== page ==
Life goes on under cloud of smog in Mexico City

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View of air pollution in Puebla, central Mexico, on May 16, 2019. (AFP/Jose Castanares)
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A man riding on a public bus wears a face mask in Mexico City, on May 16, 2019. (AFP/Pedro Pardo)
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View of air pollution in Puebla, central Mexico, on May 16, 2019. (AFP/Jose Castanares)
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Women wear face masks in Mexico City on May 16, 2019. (AFP/Pedro Pardo)
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A boy working as a food delivery wears a face mask in Mexico City, on May 16, 2019. (AFP/Pedro Pardo)
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View of air pollution in Puebla, central Mexico, on May 16, 2019. (AFP/Jose Castanares)
Updated 18 May 2019

Life goes on under cloud of smog in Mexico City

  • Authorities blame the problem on dozens of wildfires that have broken out across central Mexico in recent weeks
  • Mexico City is prone to air pollution, both because of the mountains that surround it — trapping smog overhead — and its more than five million cars

MEXICO CITY: Scientists say breathing the heavily polluted air in Mexico City these days is like smoking somewhere between a quarter- and a half-pack of cigarettes a day.
But that has not stopped Oscar Chong from going out for his daily workout, despite four days of warnings from the authorities to avoid strenuous physical activity outside.
“I’m addicted to exercise. If I don’t work out on a daily basis, I don’t feel well. It actually helps release my creativity, among many other things. If I just stayed home, I’d be staring at the walls, staring at my computer screen, and ideas are never born that way,” Chong, a graphic designer, told AFP.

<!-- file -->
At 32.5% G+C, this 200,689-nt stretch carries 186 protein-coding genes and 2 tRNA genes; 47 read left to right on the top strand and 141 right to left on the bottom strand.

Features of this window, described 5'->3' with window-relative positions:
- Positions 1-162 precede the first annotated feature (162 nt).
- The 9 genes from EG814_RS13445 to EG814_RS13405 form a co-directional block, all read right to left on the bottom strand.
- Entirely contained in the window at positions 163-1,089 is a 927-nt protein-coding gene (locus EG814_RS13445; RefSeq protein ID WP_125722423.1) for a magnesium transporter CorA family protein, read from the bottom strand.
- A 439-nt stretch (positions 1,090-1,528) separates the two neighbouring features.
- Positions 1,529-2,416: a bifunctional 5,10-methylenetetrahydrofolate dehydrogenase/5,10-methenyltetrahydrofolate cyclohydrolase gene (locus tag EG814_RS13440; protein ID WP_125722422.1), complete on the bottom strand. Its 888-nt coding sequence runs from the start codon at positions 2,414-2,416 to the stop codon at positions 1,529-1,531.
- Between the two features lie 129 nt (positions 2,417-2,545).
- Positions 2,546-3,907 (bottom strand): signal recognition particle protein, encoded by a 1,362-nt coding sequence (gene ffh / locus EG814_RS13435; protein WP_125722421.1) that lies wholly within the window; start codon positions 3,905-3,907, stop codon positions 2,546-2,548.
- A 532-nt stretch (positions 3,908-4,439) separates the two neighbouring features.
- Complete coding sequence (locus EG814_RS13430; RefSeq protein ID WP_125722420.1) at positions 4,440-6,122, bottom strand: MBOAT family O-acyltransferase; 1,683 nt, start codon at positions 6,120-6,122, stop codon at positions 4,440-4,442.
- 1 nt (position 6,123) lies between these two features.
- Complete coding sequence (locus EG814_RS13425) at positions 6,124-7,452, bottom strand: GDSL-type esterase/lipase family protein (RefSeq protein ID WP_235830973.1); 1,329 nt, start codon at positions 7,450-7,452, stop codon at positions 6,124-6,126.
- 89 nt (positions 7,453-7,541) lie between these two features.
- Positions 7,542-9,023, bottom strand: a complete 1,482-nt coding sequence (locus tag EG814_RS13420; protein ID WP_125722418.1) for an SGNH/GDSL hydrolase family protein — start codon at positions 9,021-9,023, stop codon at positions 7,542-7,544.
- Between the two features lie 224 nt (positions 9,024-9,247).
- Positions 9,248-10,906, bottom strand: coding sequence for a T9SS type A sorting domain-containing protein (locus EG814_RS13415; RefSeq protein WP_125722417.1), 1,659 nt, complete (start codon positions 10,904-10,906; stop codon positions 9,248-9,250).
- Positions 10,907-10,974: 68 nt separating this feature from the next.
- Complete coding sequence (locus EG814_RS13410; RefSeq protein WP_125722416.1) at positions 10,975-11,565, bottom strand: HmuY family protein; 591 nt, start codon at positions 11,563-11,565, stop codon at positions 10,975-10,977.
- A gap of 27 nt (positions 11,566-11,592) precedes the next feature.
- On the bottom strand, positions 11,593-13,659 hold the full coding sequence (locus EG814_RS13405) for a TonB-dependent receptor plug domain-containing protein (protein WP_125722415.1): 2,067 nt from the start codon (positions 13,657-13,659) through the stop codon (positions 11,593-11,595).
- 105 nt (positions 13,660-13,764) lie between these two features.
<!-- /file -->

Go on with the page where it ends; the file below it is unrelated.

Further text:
The trim 51-year-old was taking a break from his interval workout in the capital’s largest park, the Bosque de Chapultepec — which the authorities actually closed at one point this week, to hammer home the message that running or cycling in the middle of an air pollution alert was not a good idea.
The sprawling city — a metropolitan area of more than 20 million people — has been blanketed in a thick cloud of smog since last weekend.
Authorities blame the problem on dozens of wildfires that have broken out across central Mexico in recent weeks, and the lack of wind or rain to disperse the resulting particles.
However, experts agree the city’s chronic pollution problems are also at fault.
Mexico City is prone to air pollution, both because of the mountains that surround it — trapping smog overhead — and its more than five million cars.
But the wildfires have undoubtedly made matters worse. They have sent the levels of PM2.5 soaring — tiny particles produced by any fire that are the deadliest air pollutant.
Authorities declared a pollution alert from Tuesday to Friday, after the micro-particle level hit 158 micrograms per cubic meter.
That is the equivalent of smoking more than seven cigarettes a day, according to a widely cited study by US doctors Richard and Elizabeth Muller.
On Friday, the level fell slightly, leading the authorities to call off the alert. But breathing the air was still equivalent to smoking nearly five cigarettes a day, according to the 2015 study, which compared deaths from air pollution and smoking.
The “goal of this calculation is to help give people an appreciation for the health effects of air pollution,” the Mullers wrote.
“Of course, unlike cigarette smoking, the pollution reaches every age group.”
The gray cloud of smog has scrambled people’s routines in the sprawling mega-city.
Officials are urging residents to avoid physical activity outdoors, and children, the elderly and those with respiratory illnesses to remain inside.
They have canceled school and sporting events. The football league moved a key semifinal match to Queretaro, some 200 kilometers (125 miles) to the northwest.
Many residents who can afford it have decided to do the same, skipping town until the pollution dies down — though many traditional getaway spots outside the city are polluted, too.